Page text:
One thousand bottles of wine were submerged in a crate next to the Castle of Chillon (lake Geneva) Saturday, where it is hoped they will age nicely in the ideal conditions provided by the lake’s depths.
The wine, which is a white variety known as chasselas, was lowered into Lake Geneva at the foot of the famous Chillon Castle. For the next three years, the bottles will remain suspended from a rope to a depth of about 30 metres (98 feet).
“We have not put the crate at the bottom, because it would be too deep, and there would be too much pressure,” explained oenologist Daniel Dufaux in a statement to the Swiss News Agency.
There is a scientific reason behind the stunt, as the conditions below the lake’s surface are ideal for ageing wine: there is a stable temperature between 12 and 13 degrees Celsius, darkness, low oxygen, and of course, 100% humidity to minimise evaporation.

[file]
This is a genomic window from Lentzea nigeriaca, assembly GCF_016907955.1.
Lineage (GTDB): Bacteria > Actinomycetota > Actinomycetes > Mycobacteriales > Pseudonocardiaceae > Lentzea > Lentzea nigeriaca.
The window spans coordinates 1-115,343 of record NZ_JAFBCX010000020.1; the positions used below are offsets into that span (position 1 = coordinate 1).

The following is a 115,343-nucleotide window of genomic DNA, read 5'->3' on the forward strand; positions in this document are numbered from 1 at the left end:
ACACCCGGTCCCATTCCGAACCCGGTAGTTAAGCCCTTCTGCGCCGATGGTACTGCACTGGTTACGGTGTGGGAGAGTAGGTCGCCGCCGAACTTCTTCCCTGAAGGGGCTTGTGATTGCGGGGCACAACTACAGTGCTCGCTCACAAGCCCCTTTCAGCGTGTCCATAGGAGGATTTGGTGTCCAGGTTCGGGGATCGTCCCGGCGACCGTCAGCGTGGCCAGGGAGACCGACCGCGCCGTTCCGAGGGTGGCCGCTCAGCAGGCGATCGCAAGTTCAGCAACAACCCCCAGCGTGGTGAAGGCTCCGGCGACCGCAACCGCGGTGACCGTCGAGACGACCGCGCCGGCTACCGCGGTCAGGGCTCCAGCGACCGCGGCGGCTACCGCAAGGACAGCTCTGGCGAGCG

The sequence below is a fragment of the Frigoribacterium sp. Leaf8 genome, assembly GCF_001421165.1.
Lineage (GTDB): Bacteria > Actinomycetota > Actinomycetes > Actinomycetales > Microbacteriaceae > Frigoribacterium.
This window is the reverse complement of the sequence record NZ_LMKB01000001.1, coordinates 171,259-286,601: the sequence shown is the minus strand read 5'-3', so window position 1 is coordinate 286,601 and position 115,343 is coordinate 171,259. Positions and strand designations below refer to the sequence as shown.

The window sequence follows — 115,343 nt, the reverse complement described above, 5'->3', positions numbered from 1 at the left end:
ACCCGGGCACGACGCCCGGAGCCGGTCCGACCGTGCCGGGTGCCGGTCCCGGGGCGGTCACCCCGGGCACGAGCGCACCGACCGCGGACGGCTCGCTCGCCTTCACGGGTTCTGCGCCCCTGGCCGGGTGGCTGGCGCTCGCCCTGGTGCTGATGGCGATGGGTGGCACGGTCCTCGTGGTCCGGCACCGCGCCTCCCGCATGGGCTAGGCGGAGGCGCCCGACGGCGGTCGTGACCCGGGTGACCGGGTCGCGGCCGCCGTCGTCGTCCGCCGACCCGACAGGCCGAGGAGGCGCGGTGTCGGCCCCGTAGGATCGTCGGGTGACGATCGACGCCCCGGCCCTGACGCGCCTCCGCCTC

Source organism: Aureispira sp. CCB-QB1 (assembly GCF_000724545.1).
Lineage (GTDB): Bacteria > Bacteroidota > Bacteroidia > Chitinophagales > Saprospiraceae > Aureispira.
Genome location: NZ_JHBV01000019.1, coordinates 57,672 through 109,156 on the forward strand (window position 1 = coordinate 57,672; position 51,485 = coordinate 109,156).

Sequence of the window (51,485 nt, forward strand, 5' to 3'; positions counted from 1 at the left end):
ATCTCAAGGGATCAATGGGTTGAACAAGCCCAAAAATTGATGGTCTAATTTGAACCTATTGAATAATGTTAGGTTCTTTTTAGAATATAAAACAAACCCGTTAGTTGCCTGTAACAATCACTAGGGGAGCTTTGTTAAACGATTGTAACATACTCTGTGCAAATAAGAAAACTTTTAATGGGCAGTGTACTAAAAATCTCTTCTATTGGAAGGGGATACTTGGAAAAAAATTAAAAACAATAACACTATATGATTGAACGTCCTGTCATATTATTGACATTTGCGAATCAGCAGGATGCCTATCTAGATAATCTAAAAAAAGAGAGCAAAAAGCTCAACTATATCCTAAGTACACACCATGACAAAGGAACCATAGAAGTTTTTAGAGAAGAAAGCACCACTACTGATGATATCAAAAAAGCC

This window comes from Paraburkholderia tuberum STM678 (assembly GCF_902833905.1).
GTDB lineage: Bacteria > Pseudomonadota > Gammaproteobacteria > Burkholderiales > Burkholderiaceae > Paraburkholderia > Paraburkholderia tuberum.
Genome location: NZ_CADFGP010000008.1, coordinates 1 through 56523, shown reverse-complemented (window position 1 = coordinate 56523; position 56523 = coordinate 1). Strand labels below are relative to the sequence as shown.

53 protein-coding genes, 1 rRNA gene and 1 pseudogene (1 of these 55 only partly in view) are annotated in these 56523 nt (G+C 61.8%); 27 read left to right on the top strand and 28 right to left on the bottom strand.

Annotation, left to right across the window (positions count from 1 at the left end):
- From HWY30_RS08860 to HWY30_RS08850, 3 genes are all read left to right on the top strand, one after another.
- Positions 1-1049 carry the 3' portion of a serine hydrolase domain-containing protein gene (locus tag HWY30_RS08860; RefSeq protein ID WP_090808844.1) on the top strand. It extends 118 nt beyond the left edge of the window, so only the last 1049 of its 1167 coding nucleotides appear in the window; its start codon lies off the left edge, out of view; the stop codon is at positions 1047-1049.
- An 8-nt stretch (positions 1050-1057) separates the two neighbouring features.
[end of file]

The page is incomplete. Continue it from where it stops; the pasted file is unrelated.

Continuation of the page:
But there are risks, too. A similar experiment was conducted in 2011, but it failed because water leaked into the wine bottles. A second, successful attempt was made in 2014, and this year’s effort is on an even larger scale. This time, the corks are larger and covered with wax to avoid leakage, and the bottles are completely filled, without bubbles, to avoid problems with the increased pressure.
Some 100 people gathered to witness the event, and to put their names down for some of the bottles when they are ready. The “Clos de Chillon 2015” is the castle’s own label, and the grapes are grown near the famous Swiss landmark.
So, if the three-year trial is a success, can Switzerland expect more lake-aged wine in the future?
“We’ll see,” said Dufaux. “We aren’t going to fill the lake with bottles. We could maybe do it once a year, and have three crates in the lake.”